Brazilians Don’t Protest in the Streets Simply Because They’re Happy With What They Have

    March against corruption

    March against corruption What happened? Or rather, why it didn’t happen? There were only 150 “protestants” in Cinelândia, downtown Rio de Janeiro, for the anti-corruption demonstration organized by five groups in social networks.

    In São Paulo, at Avenida Paulista, another five movements – Nas Ruas (In the Streets), Mudança Já (Change Now), Pátria Minha (My Homeland), Marcha pela Ética (March for Ethics) and Lojas Maçônicas (Masonic Lodges) – gathered only 200 people. In Boca Maldita (Damn Mouth), in Curitiba, the Anonymous group assembled 80 people.

    The largest concentration of protesters against corruption was recorded at Freedom Square in Belo Horizonte, Minas Gerais, estimated at 1,500 people, according to the military police. And the smallest, took place in Brazilian capital Brasília, where a mere 30 people gathered in the Esplanade of the Ministries.

    Is that corruption is worse in Minas than in Brasília? Putting them all together, it wouldn’t be enough to fill the main square of my dear Porangaba, small but decent town.

    This time, there was no disagreement on the number of demonstrators. They were so few of them on the November 15 holiday that you could count heads without being a genius in mathematics.

    Even the most rabid bloggers who, the day before, announced “protests in 37 cities across the country,” with time and location of events, seem to have left the boat. They didn’t mention the subject anymore.

    Apparently the assorted fauna, who since the weekend of September 7 organizes protests “against all that is happening,”  grew already tired.

    Organizers blamed the rain, but they cannot explain how, on the same day, under the same rain, 400,000 people went shopping in the 25 de Março street, in downtown São Paulo and 40,000 faithful gathered in the open at the Pacaembu stadium for an evangelical celebration.

    Nor can it be alleged there was not enough bad news reported, as the old media never tires of presenting headlines daily about the “misdeeds” of the government, with emphasis right now on the Ministry of Labor from Carlos Lupi, a man beyond reproach.

    In my humble opinion, the failure of these events inspired by the Arab Spring and protests against the unbridled capitalism in European capitals and the United States, resides in the lack of purpose and sincerity of the different movements that present themselves as “nonpartisan” and “apolitical” as if it were possible.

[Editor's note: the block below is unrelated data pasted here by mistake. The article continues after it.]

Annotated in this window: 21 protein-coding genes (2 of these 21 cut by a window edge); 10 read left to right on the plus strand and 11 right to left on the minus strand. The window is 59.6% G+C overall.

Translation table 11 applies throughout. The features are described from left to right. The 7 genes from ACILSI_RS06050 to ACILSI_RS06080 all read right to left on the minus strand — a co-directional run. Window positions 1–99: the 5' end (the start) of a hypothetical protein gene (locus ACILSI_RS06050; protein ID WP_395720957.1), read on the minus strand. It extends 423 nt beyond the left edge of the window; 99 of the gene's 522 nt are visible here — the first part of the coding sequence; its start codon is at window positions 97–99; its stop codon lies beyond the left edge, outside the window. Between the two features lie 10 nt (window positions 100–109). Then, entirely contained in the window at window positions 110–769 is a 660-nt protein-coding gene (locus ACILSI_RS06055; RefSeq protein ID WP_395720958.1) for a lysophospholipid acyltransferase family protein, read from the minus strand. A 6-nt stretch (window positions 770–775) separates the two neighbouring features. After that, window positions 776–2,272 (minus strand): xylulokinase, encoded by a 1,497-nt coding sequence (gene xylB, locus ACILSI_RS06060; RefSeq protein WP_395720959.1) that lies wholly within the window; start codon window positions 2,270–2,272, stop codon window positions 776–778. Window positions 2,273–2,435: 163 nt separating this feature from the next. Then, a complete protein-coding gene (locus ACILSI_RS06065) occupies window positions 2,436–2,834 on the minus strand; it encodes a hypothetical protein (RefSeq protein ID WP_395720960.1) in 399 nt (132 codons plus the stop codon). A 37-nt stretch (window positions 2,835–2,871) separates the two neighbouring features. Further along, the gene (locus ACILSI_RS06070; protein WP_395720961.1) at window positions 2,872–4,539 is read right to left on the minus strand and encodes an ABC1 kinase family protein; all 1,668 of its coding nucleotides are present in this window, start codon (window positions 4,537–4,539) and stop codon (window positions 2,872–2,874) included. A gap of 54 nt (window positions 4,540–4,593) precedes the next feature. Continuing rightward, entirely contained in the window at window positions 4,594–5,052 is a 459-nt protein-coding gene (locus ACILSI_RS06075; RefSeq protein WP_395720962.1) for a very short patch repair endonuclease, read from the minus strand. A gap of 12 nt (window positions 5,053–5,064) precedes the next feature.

Apparently, the Brazilian people are happy with the country they live in and, therefore, it only take to the streets for a good reason, not at the invitation of the old “opinion makers.”

    After all, we are all against corruption – even corrupt people, so that they can fight the competition, of course – but this crowd is really against the government. You just need to see who are their heralds in the press, which now harbor the remnants of the opposition after the last presidential election.

    Dilma can fire all her ministers and do a spring cleaning in the government machinery and they will still claim for more, and will continue “calling on the people” in the social networks. The Internet brave folks are not used to face the real life’s sun and rain.

    Unlike what happens in other countries, these events in Brazil are more a media phenomenon than a mass one – the same mainstream media that supported the 1964 coup and hid as long as it was able the Direct Vote Now campaign, in 1984 (with the notable exception of the Folha de S. Paulo, where I worked at the time).

    They do not fool anyone anymore. People have stopped being stupid for a long while now.

    Ricardo Kotscho, 63, is a reporter since 1964. He has worked in virtually all major media outlets in Brazil as a reporter, special reporter, editor, news editor, columnist, blogger and news director. He is currently a commentator for the Jornal da Record News and special reporter of Brasileiros magazine.

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